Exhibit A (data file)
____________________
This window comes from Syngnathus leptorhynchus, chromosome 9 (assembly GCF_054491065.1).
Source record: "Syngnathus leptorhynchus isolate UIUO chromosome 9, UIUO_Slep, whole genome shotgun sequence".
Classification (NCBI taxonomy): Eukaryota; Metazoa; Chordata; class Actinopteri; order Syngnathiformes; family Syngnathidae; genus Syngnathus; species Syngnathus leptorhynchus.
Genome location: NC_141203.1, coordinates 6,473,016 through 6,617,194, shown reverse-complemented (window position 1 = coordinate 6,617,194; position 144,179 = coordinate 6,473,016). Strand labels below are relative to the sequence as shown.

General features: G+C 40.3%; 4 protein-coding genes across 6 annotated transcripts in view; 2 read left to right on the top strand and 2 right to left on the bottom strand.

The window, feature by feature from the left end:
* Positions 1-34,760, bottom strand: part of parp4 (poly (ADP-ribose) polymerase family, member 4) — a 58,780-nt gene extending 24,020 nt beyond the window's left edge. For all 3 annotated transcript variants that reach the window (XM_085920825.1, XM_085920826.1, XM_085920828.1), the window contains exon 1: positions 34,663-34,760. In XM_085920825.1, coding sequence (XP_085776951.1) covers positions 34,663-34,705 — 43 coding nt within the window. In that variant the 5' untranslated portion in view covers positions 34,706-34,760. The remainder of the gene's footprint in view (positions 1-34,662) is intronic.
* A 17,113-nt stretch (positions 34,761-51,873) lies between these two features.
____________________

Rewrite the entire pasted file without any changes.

This window comes from Syngnathus leptorhynchus, chromosome 9 (assembly GCF_054491065.1).
Source record: "Syngnathus leptorhynchus isolate UIUO chromosome 9, UIUO_Slep, whole genome shotgun sequence".
Classification (NCBI taxonomy): Eukaryota; Metazoa; Chordata; class Actinopteri; order Syngnathiformes; family Syngnathidae; genus Syngnathus; species Syngnathus leptorhynchus.
Genome location: NC_141203.1, coordinates 6,473,016 through 6,617,194, shown reverse-complemented (window position 1 = coordinate 6,617,194; position 144,179 = coordinate 6,473,016). Strand labels below are relative to the sequence as shown.

General features: G+C 40.3%; 4 protein-coding genes across 6 annotated transcripts in view; 2 read left to right on the top strand and 2 right to left on the bottom strand.

The window, feature by feature from the left end:
* Positions 1-34,760, bottom strand: part of parp4 (poly (ADP-ribose) polymerase family, member 4) — a 58,780-nt gene extending 24,020 nt beyond the window's left edge. For all 3 annotated transcript variants that reach the window (XM_085920825.1, XM_085920826.1, XM_085920828.1), the window contains exon 1: positions 34,663-34,760. In XM_085920825.1, coding sequence (XP_085776951.1) covers positions 34,663-34,705 — 43 coding nt within the window. In that variant the 5' untranslated portion in view covers positions 34,706-34,760. The remainder of the gene's footprint in view (positions 1-34,662) is intronic.
* A 17,113-nt stretch (positions 34,761-51,873) lies between these two features.